Blaustein, millionaire philanthropist, dies

December 19, 1990|By Joan Jacobson | Joan Jacobson,Evening Sun Staff

Morton K. Blaustein, the son and grandson of the founders of the predecessor of Amoco Oil and chief executive officer of the American Trading and Production Corp., died Monday night after choking on food while eating at a hotel restaurant in Richmond, Va. He was 64.

Blaustein, who lived in Stevenson, was listed by Forbes magazine this year as among the 400 richest people in America. The magazine ranked him 112th, with a personal fortune estimated at $700 million.

Blaustein was stricken while eating in Chardonnay's Restaurant of the Richmond Marriott Hotel where he was staying. An ambulance was called at 8:13 p.m. and medics worked until 8:46 p.m. in an attempt to aid the stricken executive.

He was taken to the Medical Center of Virginia Hospitals where he was pronounced dead at 9:22 p.m. in the emergency room.

A spokesman at the Richmond medical examiner's office said Blaustein choked to death on a piece of meat. The Hiemlich maneuver, an emergency measure to dislodge objects from the throat, had been attempted at the scene.

Blaustein was in cardiac arrest when the emergency unit arrived three minutes after the call was received at 8:10, according to the ambulance service. Medics inserted a tube in his throat and administered other pre-hospital procedures, including attempts to stimulate his heart.

Later a tracheotomy -- surgery to open the throat -- was performed, the medical examiner said.

Funeral services will be at 1 p.m. Friday at Temple Oheb Shalom Congregation, 7310 Park Heights Ave.

Blaustein was the grandson of Louis Blaustein, who came to America in the late 19th century from Lithuania to escape anti-Semitism and who, after establishing himself in Baltimore, invented the oil tank wagon.

Louis Blaustein later founded American Oil Co. and with his son, Jacob, opened the first drive-in gas station, invented the first metered gas pump and developed anti-knock gasoline. The American Oil Co., now known as Amoco, later merged with Standard Oil of Indiana.

The family's business activities were later merged into the American Trading and Production Corp., which Morton Blaustein ran as chief executive officer for the last 20 years. He also was chairman.

American Trading owns and operates a fleet of ocean-going tankers, explores for and produces oil and natural gas, develops real estate, manages office parks and is involved in various forms of manufacturing, according to information provided by the company.

The company also holds substantial shares of stock in Crown Central Petroleum Corp., whose chairman is Henry A. Rosenberg Jr., Blaustein's cousin.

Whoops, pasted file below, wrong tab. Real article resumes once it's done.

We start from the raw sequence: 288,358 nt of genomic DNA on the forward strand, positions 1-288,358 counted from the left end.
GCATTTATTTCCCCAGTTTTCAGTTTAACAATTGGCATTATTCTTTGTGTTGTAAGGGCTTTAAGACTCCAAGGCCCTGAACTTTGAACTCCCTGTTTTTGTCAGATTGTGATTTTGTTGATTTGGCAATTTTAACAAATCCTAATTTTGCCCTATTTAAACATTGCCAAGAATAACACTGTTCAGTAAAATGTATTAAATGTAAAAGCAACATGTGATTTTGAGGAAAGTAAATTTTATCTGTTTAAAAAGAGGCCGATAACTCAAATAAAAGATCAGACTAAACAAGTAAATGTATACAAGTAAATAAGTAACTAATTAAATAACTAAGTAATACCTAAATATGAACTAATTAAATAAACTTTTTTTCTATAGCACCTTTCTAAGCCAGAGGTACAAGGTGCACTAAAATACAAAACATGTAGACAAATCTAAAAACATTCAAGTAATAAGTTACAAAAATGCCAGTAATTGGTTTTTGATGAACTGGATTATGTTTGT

American Trading has 1,300 employees and owns real estate in Baltimore, the Washington area and Southern California.

Blaustein joined American Trading in 1953 after earning a Ph.D. in petroleum geology at Stanford University. He also held an undergraduate degree from Johns Hopkins University. He was a Navy veteran of World War II.

At various times, Blaustein was on the boards of Park School, Sinai Hospital, Johns Hopkins, Stanford's geology department, and the Associated Jewish Community Federation of Baltimore.

Blaustein was an honorary vice president and board member of the American Jewish Committee in New York. Along with family members, he founded the Jacob Blaustein Institute for the Advancement of Human Rights in 1971 at the AJC.

The committee said the institute, endowed by a grant from the Blaustein family, promotes human rights research, education and training programs and helps human rights organizations around the world.

Jerome Shestak, a Philadelphia trial lawyer who was the U.S. ambassador for human rights for former President Jimmy Carter, worked with Blaustein at the Jacob Blaustein Institute.

"His soul is bound up in human rights. I think if you go back to the family, when the United Nations was founded in San Francisco in 1945, Jacob Blaustein was insistent that human rights play an integral role [in its charter]. This is in the aftermath of the holocaust. The family feels a traditional interest in human rights. [Morton Blaustein] has carried on and made it his own tradition."

Selma G. Hirsh, associate director emeritus of the American Jewish Committee, knew Blaustein for most of the 40 years she's been associated with the organization.

"He's had a very long and quite an illustrious association with the American Jewish Committee," said Hirsh, who noted that he also founded the Jacob Blaustein Institute and worked with international lawyers to establish the international norms for human rights.

"The Blaustein name is a clarion call for us. We have a very strong feeling of attachment and gratitude to the family.

"He had a very special persona in the organization. In this age of double talk and double speak, you always knew where Morton stood. He was very forthright. You always knew where he stood. He wouldn't put up with any nonsense."

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